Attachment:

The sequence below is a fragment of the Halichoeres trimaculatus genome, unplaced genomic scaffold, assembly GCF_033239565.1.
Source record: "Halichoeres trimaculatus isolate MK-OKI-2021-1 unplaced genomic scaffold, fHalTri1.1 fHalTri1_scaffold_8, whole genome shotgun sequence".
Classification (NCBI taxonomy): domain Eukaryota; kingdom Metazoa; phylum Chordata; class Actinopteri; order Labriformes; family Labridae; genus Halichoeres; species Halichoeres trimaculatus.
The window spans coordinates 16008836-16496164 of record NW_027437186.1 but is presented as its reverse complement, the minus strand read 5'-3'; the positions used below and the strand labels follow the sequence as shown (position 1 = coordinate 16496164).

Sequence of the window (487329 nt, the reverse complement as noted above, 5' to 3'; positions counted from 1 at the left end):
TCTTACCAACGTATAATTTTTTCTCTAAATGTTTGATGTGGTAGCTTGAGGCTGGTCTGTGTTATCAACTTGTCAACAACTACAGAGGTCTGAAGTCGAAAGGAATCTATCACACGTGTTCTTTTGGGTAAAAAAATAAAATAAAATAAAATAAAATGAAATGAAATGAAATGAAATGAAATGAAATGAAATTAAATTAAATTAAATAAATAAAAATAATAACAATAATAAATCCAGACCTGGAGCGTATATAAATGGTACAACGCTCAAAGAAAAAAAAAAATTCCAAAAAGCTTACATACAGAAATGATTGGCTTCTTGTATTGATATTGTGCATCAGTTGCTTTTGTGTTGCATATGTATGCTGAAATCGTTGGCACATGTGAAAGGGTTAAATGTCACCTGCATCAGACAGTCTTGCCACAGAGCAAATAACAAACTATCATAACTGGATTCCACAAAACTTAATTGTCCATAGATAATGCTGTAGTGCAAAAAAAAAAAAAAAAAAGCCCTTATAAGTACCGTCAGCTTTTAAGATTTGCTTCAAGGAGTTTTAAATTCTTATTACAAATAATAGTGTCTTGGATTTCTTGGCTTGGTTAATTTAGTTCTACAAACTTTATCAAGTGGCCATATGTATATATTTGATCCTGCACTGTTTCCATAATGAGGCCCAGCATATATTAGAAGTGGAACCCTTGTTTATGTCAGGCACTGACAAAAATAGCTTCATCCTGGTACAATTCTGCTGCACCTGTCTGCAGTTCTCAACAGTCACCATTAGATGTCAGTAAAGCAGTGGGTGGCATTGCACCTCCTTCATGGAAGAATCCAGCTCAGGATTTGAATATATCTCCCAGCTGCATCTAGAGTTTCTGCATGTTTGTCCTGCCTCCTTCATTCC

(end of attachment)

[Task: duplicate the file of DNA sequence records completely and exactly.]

The sequence below is a fragment of the Halichoeres trimaculatus genome, unplaced genomic scaffold, assembly GCF_033239565.1.
Source record: "Halichoeres trimaculatus isolate MK-OKI-2021-1 unplaced genomic scaffold, fHalTri1.1 fHalTri1_scaffold_8, whole genome shotgun sequence".
Classification (NCBI taxonomy): domain Eukaryota; kingdom Metazoa; phylum Chordata; class Actinopteri; order Labriformes; family Labridae; genus Halichoeres; species Halichoeres trimaculatus.
The window spans coordinates 16008836-16496164 of record NW_027437186.1 but is presented as its reverse complement, the minus strand read 5'-3'; the positions used below and the strand labels follow the sequence as shown (position 1 = coordinate 16496164).

Sequence of the window (487329 nt, the reverse complement as noted above, 5' to 3'; positions counted from 1 at the left end):
TCTTACCAACGTATAATTTTTTCTCTAAATGTTTGATGTGGTAGCTTGAGGCTGGTCTGTGTTATCAACTTGTCAACAACTACAGAGGTCTGAAGTCGAAAGGAATCTATCACACGTGTTCTTTTGGGTAAAAAAATAAAATAAAATAAAATAAAATGAAATGAAATGAAATGAAATGAAATGAAATGAAATTAAATTAAATTAAATAAATAAAAATAATAACAATAATAAATCCAGACCTGGAGCGTATATAAATGGTACAACGCTCAAAGAAAAAAAAAAATTCCAAAAAGCTTACATACAGAAATGATTGGCTTCTTGTATTGATATTGTGCATCAGTTGCTTTTGTGTTGCATATGTATGCTGAAATCGTTGGCACATGTGAAAGGGTTAAATGTCACCTGCATCAGACAGTCTTGCCACAGAGCAAATAACAAACTATCATAACTGGATTCCACAAAACTTAATTGTCCATAGATAATGCTGTAGTGCAAAAAAAAAAAAAAAAAAGCCCTTATAAGTACCGTCAGCTTTTAAGATTTGCTTCAAGGAGTTTTAAATTCTTATTACAAATAATAGTGTCTTGGATTTCTTGGCTTGGTTAATTTAGTTCTACAAACTTTATCAAGTGGCCATATGTATATATTTGATCCTGCACTGTTTCCATAATGAGGCCCAGCATATATTAGAAGTGGAACCCTTGTTTATGTCAGGCACTGACAAAAATAGCTTCATCCTGGTACAATTCTGCTGCACCTGTCTGCAGTTCTCAACAGTCACCATTAGATGTCAGTAAAGCAGTGGGTGGCATTGCACCTCCTTCATGGAAGAATCCAGCTCAGGATTTGAATATATCTCCCAGCTGCATCTAGAGTTTCTGCATGTTTGTCCTGCCTCCTTCATTCC